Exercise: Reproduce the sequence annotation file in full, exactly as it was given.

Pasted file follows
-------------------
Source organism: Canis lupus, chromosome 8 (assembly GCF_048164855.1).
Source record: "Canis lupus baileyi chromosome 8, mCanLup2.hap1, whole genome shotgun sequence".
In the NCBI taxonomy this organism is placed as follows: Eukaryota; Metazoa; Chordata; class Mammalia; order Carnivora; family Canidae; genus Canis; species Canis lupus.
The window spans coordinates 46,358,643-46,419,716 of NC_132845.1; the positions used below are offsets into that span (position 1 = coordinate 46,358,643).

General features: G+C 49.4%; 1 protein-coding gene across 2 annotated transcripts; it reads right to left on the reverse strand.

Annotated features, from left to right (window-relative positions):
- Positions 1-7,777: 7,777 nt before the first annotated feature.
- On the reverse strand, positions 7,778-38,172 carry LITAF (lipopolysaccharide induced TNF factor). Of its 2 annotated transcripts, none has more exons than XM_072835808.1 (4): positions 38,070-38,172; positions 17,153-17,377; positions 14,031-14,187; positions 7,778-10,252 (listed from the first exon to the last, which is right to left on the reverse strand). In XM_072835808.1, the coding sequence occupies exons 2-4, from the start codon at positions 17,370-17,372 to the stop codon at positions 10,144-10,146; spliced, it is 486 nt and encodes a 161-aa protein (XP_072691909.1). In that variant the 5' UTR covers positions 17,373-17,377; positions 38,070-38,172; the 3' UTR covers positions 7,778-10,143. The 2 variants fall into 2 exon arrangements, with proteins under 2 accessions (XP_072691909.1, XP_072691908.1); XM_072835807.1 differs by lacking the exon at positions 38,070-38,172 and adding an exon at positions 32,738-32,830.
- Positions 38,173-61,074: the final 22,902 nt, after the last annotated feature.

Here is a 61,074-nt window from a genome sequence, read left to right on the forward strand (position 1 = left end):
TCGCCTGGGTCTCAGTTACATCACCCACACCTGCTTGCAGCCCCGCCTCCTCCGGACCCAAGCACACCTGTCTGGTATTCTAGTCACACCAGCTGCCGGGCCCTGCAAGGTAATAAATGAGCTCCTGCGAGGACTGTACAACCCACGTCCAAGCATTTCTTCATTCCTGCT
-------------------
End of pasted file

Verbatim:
Source organism: Canis lupus, chromosome 8 (assembly GCF_048164855.1).
Source record: "Canis lupus baileyi chromosome 8, mCanLup2.hap1, whole genome shotgun sequence".
In the NCBI taxonomy this organism is placed as follows: Eukaryota; Metazoa; Chordata; class Mammalia; order Carnivora; family Canidae; genus Canis; species Canis lupus.
The window spans coordinates 46,358,643-46,419,716 of NC_132845.1; the positions used below are offsets into that span (position 1 = coordinate 46,358,643).

General features: G+C 49.4%; 1 protein-coding gene across 2 annotated transcripts; it reads right to left on the reverse strand.

Annotated features, from left to right (window-relative positions):
- Positions 1-7,777: 7,777 nt before the first annotated feature.
- On the reverse strand, positions 7,778-38,172 carry LITAF (lipopolysaccharide induced TNF factor). Of its 2 annotated transcripts, none has more exons than XM_072835808.1 (4): positions 38,070-38,172; positions 17,153-17,377; positions 14,031-14,187; positions 7,778-10,252 (listed from the first exon to the last, which is right to left on the reverse strand). In XM_072835808.1, the coding sequence occupies exons 2-4, from the start codon at positions 17,370-17,372 to the stop codon at positions 10,144-10,146; spliced, it is 486 nt and encodes a 161-aa protein (XP_072691909.1). In that variant the 5' UTR covers positions 17,373-17,377; positions 38,070-38,172; the 3' UTR covers positions 7,778-10,143. The 2 variants fall into 2 exon arrangements, with proteins under 2 accessions (XP_072691909.1, XP_072691908.1); XM_072835807.1 differs by lacking the exon at positions 38,070-38,172 and adding an exon at positions 32,738-32,830.
- Positions 38,173-61,074: the final 22,902 nt, after the last annotated feature.

Here is a 61,074-nt window from a genome sequence, read left to right on the forward strand (position 1 = left end):
TCGCCTGGGTCTCAGTTACATCACCCACACCTGCTTGCAGCCCCGCCTCCTCCGGACCCAAGCACACCTGTCTGGTATTCTAGTCACACCAGCTGCCGGGCCCTGCAAGGTAATAAATGAGCTCCTGCGAGGACTGTACAACCCACGTCCAAGCATTTCTTCATTCCTGCT